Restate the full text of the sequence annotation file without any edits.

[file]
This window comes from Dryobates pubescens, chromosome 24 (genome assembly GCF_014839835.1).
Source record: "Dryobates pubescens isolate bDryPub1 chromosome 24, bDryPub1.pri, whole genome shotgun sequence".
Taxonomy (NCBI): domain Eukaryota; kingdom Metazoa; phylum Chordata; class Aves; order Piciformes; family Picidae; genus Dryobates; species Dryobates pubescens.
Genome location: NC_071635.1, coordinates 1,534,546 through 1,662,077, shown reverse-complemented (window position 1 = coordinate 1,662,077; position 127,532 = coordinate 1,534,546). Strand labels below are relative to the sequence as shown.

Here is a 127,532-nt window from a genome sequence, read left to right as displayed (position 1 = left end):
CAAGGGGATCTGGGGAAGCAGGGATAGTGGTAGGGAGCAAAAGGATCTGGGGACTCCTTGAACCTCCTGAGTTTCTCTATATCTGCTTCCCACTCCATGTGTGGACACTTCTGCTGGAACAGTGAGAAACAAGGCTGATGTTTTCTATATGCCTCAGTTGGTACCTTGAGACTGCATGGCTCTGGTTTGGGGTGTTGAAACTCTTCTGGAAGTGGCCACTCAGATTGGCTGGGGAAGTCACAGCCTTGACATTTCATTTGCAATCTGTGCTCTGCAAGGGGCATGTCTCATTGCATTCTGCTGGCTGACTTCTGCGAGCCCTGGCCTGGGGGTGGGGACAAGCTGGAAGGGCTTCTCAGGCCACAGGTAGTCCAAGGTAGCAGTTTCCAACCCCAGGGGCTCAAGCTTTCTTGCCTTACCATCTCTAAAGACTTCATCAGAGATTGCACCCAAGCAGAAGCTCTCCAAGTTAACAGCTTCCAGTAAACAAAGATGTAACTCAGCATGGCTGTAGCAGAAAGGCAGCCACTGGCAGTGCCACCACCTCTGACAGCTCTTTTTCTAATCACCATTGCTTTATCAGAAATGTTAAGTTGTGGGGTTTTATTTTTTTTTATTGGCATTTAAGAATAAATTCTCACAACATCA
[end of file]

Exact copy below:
This window comes from Dryobates pubescens, chromosome 24 (genome assembly GCF_014839835.1).
Source record: "Dryobates pubescens isolate bDryPub1 chromosome 24, bDryPub1.pri, whole genome shotgun sequence".
Taxonomy (NCBI): domain Eukaryota; kingdom Metazoa; phylum Chordata; class Aves; order Piciformes; family Picidae; genus Dryobates; species Dryobates pubescens.
Genome location: NC_071635.1, coordinates 1,534,546 through 1,662,077, shown reverse-complemented (window position 1 = coordinate 1,662,077; position 127,532 = coordinate 1,534,546). Strand labels below are relative to the sequence as shown.

Here is a 127,532-nt window from a genome sequence, read left to right as displayed (position 1 = left end):
CAAGGGGATCTGGGGAAGCAGGGATAGTGGTAGGGAGCAAAAGGATCTGGGGACTCCTTGAACCTCCTGAGTTTCTCTATATCTGCTTCCCACTCCATGTGTGGACACTTCTGCTGGAACAGTGAGAAACAAGGCTGATGTTTTCTATATGCCTCAGTTGGTACCTTGAGACTGCATGGCTCTGGTTTGGGGTGTTGAAACTCTTCTGGAAGTGGCCACTCAGATTGGCTGGGGAAGTCACAGCCTTGACATTTCATTTGCAATCTGTGCTCTGCAAGGGGCATGTCTCATTGCATTCTGCTGGCTGACTTCTGCGAGCCCTGGCCTGGGGGTGGGGACAAGCTGGAAGGGCTTCTCAGGCCACAGGTAGTCCAAGGTAGCAGTTTCCAACCCCAGGGGCTCAAGCTTTCTTGCCTTACCATCTCTAAAGACTTCATCAGAGATTGCACCCAAGCAGAAGCTCTCCAAGTTAACAGCTTCCAGTAAACAAAGATGTAACTCAGCATGGCTGTAGCAGAAAGGCAGCCACTGGCAGTGCCACCACCTCTGACAGCTCTTTTTCTAATCACCATTGCTTTATCAGAAATGTTAAGTTGTGGGGTTTTATTTTTTTTTATTGGCATTTAAGAATAAATTCTCACAACATCA